An Alberta garlic farm was on track for a bumper crop this summer. 

Then the heat wave arrived, scorching almost half the crop. And several weeks later, thieves hit the farm — not once, but twice — making off with about 1,500 garlic plants that they’d yanked out of the ground. 

“I know times are tough right now, but it’s kind of a shock to see this happen,” said Nina Ulmer, owner of Nina’s Homegrown Hardneck Garlic in Stony Plain, Alta.

The garlic heists resulted in losses of approximately $3,000, Ulmer told CBC Edmonton’s Radio Active. There was also substantial damage to the remaining crops, as the thieves trampled other plants while uprooting the garlic by hand. 

The first theft occurred July 24 and the second on Aug. 2. Ulmer believes both took place overnight.

After the first incident, the farm installed a trail camera that was able to capture images of two people who slipped into the field nine days later. The photos weren’t good enough quality for police to identify the culprits, she said.

When RCMP came out after the second incident, officers told her that “no one has ever experienced a garlic heist in Parkland County.” 

With a rueful laugh, Ulmer added: “We’re definitely breaking trail, I suppose, in that area.” 

Farm helpers at Nina’s Homegrown Hardneck Garlic measure a row of stolen crop after one of the thefts. (Suppled by Nina Ulmer )

The hardneck variety that Ulmer grows is planted in the fall then harvested throughout the summer.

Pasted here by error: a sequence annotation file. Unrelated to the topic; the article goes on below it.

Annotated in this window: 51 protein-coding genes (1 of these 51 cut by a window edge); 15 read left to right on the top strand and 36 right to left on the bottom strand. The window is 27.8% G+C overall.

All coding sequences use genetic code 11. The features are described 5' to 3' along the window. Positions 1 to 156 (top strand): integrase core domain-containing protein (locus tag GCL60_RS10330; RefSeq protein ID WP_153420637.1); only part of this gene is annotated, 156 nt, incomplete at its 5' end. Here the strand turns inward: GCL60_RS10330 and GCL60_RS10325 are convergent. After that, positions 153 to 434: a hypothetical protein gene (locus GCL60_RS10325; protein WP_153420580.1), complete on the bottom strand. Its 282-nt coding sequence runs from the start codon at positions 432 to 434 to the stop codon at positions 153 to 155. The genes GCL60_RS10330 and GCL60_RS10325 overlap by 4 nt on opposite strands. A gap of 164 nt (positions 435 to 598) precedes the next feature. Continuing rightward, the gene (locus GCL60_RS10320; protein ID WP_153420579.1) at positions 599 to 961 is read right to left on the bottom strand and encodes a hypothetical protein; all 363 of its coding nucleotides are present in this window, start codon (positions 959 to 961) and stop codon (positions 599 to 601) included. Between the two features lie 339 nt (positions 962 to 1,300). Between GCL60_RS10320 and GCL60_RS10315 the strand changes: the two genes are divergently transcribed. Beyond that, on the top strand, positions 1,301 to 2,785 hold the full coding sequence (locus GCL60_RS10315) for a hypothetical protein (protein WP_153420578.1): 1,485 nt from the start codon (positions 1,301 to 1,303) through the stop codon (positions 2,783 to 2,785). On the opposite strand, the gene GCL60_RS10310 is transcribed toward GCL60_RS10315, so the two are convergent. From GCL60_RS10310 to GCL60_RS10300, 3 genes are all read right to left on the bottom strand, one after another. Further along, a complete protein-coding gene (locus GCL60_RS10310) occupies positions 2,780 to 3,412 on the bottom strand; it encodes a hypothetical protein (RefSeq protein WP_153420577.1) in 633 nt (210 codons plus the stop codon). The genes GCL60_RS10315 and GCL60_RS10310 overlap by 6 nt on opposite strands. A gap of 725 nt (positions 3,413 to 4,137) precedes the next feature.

Because the amount stolen was so large, Ulmer expects the pilfered plants will be sold to start a new garlic farm that would have the ability to produce up to 8,000 plants next year.   

“To purchase this amount of seed garlic would cost several thousands of dollars,” she said. 

RCMP in Parkland County, located west of Edmonton, said the public should watch for new garlic farms popping up in the area, or a flood of the bulbs at farmers’ markets. 

“I’ve never heard anything like this where people are actually stealing plants,” said Cpl. Cuneyt Zanbak. 

The case could be difficult to solve as it took place at night with no known witnesses, he said. 

However, if the police manage to track down the garlic, the case may be solved by analyzing DNA to see if it matches the remaining garlic at Ulmer’s farm. 

“It would probably get heavy into the forensic side of things,” Zanbak said. 

Radio Active6:42The great garlic heist

Nina Ulmer is the owner of Nina’s Homegrown Hardneck Garlic. 6:42

Worried the culprits could return, Ulmer’s husband watched the fields overnight until the remaining crops were harvested. 

“We’re breathing a big sigh of relief now that there’s no more in the field that could be stolen,” she said. “But it was a tense week.”

Source From CBC News

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